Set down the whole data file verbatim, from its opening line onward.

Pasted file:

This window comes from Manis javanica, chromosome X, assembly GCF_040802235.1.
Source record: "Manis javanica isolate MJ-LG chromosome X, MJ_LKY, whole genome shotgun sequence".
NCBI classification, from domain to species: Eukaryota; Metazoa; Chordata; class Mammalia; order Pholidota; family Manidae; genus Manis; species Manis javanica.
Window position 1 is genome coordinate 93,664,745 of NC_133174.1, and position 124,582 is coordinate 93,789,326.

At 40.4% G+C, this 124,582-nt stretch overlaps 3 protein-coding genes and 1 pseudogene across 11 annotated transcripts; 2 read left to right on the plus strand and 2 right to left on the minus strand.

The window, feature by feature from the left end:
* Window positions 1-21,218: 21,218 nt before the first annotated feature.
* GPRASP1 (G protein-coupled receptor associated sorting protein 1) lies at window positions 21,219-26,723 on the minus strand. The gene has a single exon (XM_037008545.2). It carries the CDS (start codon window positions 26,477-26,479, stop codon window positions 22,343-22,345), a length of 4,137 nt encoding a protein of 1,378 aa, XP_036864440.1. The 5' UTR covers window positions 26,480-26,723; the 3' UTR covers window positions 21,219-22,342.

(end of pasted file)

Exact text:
This window comes from Manis javanica, chromosome X, assembly GCF_040802235.1.
Source record: "Manis javanica isolate MJ-LG chromosome X, MJ_LKY, whole genome shotgun sequence".
NCBI classification, from domain to species: Eukaryota; Metazoa; Chordata; class Mammalia; order Pholidota; family Manidae; genus Manis; species Manis javanica.
Window position 1 is genome coordinate 93,664,745 of NC_133174.1, and position 124,582 is coordinate 93,789,326.

At 40.4% G+C, this 124,582-nt stretch overlaps 3 protein-coding genes and 1 pseudogene across 11 annotated transcripts; 2 read left to right on the plus strand and 2 right to left on the minus strand.

The window, feature by feature from the left end:
* Window positions 1-21,218: 21,218 nt before the first annotated feature.
* GPRASP1 (G protein-coupled receptor associated sorting protein 1) lies at window positions 21,219-26,723 on the minus strand. The gene has a single exon (XM_037008545.2). It carries the CDS (start codon window positions 26,477-26,479, stop codon window positions 22,343-22,345), a length of 4,137 nt encoding a protein of 1,378 aa, XP_036864440.1. The 5' UTR covers window positions 26,480-26,723; the 3' UTR covers window positions 21,219-22,342.